The War on Drugs Tighten and Lighten Up on I Don’t Live Here Anymore

As the band prepares to step onto bigger stages, Adam Granduciel confronts changes

i don't live here anymore review
The War on Drugs, photo by Shawn Brackbill

    The War on Drugs makes big songs, meant for arena-scale rock reveries. In 2022, they’ll embark on a headlining tour at the biggest venues they’ve ever played (including Madison Square Garden), stepping onto stages that match the scope of their music. Yet the latest album from the six-piece led by Adam Granduciel, I Don’t Live Here Anymore, marks a turn towards directness and concision.

    Don’t worry! If you like The War on Drugs’ previous work, chances are you’ll like I Don’t Live Here Anymore, out Friday, October 29th. The band’s fifth LP and their first since 2017’s Grammy-winning A Deeper Understanding still showcases the group’s texture-rich, somehow-original revisions of the most-winning aspects of mid-’80s commercial rock.

    Each of the 10 tracks runs over four minutes, most hovering in the five-to-six-minute range, long enough to catch a groove. But for a band that invokes the revels, wallows, and tangents of psychedelia, an album clocking in under an hour is radio-edit minimalist.


    This tightening-up is both intentional and determined by circumstances: While A Deeper Understanding was the result of extensive live recording sessions with the full band, this creative process was limited by time and distance. In 2019, Granduciel, 42, and his partner, actor Krysten Ritter, welcomed their first child — a son named Bruce, of course. Then the pandemic hit, and suddenly collaboration transformed from long, obsessive hours in a studio to exchanges over email.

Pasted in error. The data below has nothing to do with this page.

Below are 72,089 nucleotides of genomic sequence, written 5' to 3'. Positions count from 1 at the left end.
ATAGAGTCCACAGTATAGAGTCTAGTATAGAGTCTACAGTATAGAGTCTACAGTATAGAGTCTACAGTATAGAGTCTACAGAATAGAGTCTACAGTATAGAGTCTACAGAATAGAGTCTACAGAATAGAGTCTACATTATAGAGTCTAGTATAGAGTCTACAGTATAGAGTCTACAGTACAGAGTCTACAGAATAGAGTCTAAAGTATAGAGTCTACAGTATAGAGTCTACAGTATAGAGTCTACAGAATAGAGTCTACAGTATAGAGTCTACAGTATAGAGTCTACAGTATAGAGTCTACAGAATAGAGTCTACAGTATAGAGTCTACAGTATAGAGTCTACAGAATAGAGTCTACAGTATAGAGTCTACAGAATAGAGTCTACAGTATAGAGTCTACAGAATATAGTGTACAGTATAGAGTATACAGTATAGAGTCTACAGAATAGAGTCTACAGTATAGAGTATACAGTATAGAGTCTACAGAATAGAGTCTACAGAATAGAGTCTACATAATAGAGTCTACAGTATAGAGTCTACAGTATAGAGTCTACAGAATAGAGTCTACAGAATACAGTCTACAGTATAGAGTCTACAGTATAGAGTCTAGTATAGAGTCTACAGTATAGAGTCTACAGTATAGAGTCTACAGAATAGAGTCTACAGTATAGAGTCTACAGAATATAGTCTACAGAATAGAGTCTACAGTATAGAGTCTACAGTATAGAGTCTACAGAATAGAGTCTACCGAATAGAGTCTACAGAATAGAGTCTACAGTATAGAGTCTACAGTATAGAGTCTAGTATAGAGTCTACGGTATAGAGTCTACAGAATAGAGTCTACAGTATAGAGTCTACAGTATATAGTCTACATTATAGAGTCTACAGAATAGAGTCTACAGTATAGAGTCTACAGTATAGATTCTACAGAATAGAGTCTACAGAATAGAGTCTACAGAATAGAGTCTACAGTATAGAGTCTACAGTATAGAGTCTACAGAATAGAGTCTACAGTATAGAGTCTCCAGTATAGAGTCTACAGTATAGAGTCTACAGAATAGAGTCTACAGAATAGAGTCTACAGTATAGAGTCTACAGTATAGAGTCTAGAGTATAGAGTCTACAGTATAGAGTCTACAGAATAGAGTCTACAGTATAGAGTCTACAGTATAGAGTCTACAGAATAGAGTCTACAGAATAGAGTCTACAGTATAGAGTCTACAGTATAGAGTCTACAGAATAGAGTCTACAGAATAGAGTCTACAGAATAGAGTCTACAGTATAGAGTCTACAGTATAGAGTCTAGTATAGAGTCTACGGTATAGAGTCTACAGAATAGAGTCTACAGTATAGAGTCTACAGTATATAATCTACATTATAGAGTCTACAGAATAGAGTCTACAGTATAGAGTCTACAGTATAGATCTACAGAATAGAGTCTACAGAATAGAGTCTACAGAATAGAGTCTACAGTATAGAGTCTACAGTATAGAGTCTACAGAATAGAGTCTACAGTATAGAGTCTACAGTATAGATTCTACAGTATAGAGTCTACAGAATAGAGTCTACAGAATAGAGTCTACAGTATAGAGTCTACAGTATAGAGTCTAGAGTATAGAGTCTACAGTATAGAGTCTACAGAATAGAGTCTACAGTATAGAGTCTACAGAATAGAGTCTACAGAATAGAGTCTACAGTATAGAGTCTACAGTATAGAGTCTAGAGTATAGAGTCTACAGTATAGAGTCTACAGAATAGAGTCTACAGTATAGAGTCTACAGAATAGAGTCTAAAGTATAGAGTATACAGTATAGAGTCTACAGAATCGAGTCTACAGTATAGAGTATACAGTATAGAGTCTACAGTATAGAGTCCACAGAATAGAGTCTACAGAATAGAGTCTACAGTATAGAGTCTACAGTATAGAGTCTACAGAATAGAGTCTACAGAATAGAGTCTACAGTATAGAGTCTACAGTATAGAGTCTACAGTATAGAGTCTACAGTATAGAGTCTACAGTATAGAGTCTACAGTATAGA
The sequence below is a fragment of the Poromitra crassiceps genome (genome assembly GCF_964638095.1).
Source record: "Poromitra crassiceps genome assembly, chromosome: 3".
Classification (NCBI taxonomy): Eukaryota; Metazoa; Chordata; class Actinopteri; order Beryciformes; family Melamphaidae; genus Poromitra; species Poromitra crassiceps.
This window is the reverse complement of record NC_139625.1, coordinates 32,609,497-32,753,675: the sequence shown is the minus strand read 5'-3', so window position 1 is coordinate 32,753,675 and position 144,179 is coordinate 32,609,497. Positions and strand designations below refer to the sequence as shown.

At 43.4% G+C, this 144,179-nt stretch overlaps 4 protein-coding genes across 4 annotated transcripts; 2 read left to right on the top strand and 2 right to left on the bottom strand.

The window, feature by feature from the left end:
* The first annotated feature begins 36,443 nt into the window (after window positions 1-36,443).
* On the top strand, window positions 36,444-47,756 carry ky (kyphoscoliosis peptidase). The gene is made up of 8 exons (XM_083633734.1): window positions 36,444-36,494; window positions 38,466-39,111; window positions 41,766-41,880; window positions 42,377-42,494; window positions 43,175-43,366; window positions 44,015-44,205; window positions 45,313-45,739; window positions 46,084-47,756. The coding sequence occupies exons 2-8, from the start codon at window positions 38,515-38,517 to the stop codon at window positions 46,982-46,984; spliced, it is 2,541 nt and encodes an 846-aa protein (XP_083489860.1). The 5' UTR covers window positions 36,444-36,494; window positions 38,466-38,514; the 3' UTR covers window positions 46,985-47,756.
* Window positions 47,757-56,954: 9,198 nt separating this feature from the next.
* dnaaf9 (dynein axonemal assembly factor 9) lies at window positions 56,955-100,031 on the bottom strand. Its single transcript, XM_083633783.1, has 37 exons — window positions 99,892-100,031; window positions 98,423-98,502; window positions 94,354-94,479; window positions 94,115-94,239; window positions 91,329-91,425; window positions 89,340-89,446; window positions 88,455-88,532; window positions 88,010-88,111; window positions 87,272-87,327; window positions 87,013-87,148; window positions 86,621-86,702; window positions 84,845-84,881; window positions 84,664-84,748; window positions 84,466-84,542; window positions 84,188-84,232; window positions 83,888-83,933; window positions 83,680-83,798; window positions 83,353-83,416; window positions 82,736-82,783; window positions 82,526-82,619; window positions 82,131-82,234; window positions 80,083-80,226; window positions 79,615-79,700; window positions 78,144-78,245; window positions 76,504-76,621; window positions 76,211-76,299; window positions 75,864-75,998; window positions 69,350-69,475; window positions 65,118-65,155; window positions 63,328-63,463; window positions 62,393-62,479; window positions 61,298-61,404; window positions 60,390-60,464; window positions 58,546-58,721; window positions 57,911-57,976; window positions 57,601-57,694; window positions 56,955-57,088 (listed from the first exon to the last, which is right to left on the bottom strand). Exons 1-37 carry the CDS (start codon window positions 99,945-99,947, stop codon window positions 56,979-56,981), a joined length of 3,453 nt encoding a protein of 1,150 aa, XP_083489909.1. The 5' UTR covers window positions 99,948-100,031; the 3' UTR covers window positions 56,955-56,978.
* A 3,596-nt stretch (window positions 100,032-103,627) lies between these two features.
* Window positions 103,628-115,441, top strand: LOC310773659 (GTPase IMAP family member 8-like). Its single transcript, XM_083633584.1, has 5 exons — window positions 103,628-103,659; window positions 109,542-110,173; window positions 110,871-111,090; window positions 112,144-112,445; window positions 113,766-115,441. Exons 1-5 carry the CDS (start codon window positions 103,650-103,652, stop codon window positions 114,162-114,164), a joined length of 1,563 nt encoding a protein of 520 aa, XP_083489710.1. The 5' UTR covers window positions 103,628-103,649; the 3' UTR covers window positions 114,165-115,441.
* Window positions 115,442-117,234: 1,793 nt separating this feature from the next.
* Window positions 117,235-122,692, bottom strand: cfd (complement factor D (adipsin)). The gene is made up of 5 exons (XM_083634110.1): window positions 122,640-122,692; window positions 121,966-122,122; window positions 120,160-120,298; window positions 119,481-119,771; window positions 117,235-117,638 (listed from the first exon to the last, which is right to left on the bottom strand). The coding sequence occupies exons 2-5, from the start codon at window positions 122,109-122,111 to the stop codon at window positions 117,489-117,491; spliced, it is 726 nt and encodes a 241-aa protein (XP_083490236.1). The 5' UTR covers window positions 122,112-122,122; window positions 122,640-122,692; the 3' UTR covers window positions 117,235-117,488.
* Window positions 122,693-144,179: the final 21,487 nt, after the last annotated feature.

While The War on Drugs sound is built for live performance, and on this record Granduciel was still composing for the stage (and big stages, at that), things had to change.

    Time was short, the baby was sleeping, interior worlds simultaneously condensed and expanded — and you can feel those pressures in the songwriting of I Don’t Live Here Anymore. On certain songs, such as album opener “Living Proof,” the band doesn’t evoke its usual stadium influences so much as the thoughtful-dad Americana of Hiss Golden Messenger: circling strum patterns, a lonely piano, a far-off keen of pedal steel, and Granduciel’s gentle, nasal voice enunciating his worries at the center.

    “Old Skin” builds into a chiming mid-tempo anthem, but the launch-into-the-ether we expect of a War on Drugs song truly arrives — not with the organ-backed harmonica solo — but in the increased register and urgency of Granduciel’s voice.

    This clarity and directness of Granduciel’s singing is the most distinctive shift on this album. On the band’s 2014 breakthrough, Lost in the Dream, the listener can only catch snatches of lyrics, Granduciel’s voice buried deep inside the instrumental whirlwind. The chorus of hit “Red Eyes,” after all, is just sounds, not words — and the most exhilarating singalong moment is in trying to nail Granduciel’s signature howling Whoo!


    This time, the songwriter focused on legibility, and we can understand him, even as he returns to themes that have long been present in the band’s music: that moment of tension wavering on the precipice of change or stasis, that double-edged uncertainty of, “Anything could happen/ So is anything going to happen?”

    Since Granduciel is focused on his abilities as a singer/songwriter, it makes sense that he might turn to Bob Dylan for inspiration. He often sounds like he’s doing his best Dylan impression — if Dylan fronted Dire Straits and indulged an appetite for shiny synth interludes. He quotes lines from Blood on the Tracks (“maybe I was born too late”) and reminisces about “dancing to ‘Desolation Row,’” but this isn’t a divorce album. Instead, Granduciel leans into the “dad rock” designation by writing explicitly about themes of fatherhood, linking hands with the past and future.

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